Size: 17.25 x 29.25 inches
Artist: René Bellu
Up until the second half of the 1850s, Paris was a Medieval city whose overcrowded neighborhoods and dark and dangerous alleyways became cesspools of disease, crime, and misery. The widest streets were 5 meters across, but many were 2 meters wide and difficult to access by carts or carriages. Despite causing traffic and enabling epidemics to quickly spread throughout the city, civilians would use the thin, labyrinthine streets to their advantage during riots and revolutions. Between 1830 and 1848, seven armed uprisings and revolts had broken out in the centre of Paris, and the residents of these neighborhoods created barricades using all kinds of materials (including paving stones and omnibuses!) that the army had great difficulty in dislodging.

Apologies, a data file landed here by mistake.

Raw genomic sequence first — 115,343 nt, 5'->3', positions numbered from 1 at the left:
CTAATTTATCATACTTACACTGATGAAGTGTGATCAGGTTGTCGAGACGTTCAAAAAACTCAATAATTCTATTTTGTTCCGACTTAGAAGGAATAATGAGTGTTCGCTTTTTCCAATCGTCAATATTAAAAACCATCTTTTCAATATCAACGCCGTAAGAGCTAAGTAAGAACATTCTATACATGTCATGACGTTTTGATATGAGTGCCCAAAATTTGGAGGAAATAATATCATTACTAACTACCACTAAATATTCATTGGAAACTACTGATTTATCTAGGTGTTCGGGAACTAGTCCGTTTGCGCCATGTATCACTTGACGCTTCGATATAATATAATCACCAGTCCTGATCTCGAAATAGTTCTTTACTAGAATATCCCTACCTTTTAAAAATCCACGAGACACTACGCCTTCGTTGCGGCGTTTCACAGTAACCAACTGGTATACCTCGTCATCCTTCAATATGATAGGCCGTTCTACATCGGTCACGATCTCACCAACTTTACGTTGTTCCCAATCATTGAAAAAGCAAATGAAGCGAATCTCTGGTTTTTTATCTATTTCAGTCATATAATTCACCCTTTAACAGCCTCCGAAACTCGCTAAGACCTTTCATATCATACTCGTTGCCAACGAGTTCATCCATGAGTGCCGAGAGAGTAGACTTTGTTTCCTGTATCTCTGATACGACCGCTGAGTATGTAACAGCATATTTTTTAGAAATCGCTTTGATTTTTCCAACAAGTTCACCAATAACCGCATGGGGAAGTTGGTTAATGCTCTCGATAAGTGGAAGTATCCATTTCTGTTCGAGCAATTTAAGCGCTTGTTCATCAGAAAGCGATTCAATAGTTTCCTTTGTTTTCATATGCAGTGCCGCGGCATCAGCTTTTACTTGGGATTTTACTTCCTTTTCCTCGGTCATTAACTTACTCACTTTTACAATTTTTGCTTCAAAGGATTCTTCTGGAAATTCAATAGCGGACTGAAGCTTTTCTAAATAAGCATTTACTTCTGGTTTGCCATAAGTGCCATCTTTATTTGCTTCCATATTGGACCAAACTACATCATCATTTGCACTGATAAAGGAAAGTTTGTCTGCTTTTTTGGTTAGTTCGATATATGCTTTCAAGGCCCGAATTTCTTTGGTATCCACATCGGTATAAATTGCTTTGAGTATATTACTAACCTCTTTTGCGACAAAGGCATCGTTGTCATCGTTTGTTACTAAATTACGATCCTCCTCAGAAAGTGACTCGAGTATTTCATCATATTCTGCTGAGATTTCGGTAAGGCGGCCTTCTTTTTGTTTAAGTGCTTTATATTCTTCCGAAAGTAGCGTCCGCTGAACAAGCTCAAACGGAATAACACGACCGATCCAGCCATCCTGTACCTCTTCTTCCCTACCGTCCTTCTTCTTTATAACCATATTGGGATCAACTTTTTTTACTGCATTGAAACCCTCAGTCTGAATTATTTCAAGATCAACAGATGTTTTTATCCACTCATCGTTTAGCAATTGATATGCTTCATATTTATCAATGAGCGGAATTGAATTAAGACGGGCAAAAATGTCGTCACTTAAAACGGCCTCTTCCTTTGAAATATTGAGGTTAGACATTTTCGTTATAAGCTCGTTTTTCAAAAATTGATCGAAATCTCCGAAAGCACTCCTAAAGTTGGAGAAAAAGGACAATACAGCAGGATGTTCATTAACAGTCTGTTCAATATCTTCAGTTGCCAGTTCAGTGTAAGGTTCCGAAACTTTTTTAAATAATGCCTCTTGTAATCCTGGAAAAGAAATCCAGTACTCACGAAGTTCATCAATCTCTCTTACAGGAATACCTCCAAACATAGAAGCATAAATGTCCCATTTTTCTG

In the 1850s, Emperor Napoleon III called upon Baron Haussmann to "renovate Paris." Medieval neighborhoods were demolished; parks, squares, and wide avenues were built so that civilians would no longer be able to barricade the streets or prevent the army (especially a military tank) from ploughing through the streets. Today, Paris welcomes renovations which prioritize public transportation systems, including 'purpose' lanes dedicated to buses, taxis, and, more recently, cyclists. While modern vehicles are sleek and efficient, this poster celebrates the Parisian buses from 1906-1976 and the "70 years of progress." Makes you wonder... how outdated will our trains and buses seem in 70 years? A double-sided ad with signs of wear, conceptualized and realized by René Bellu!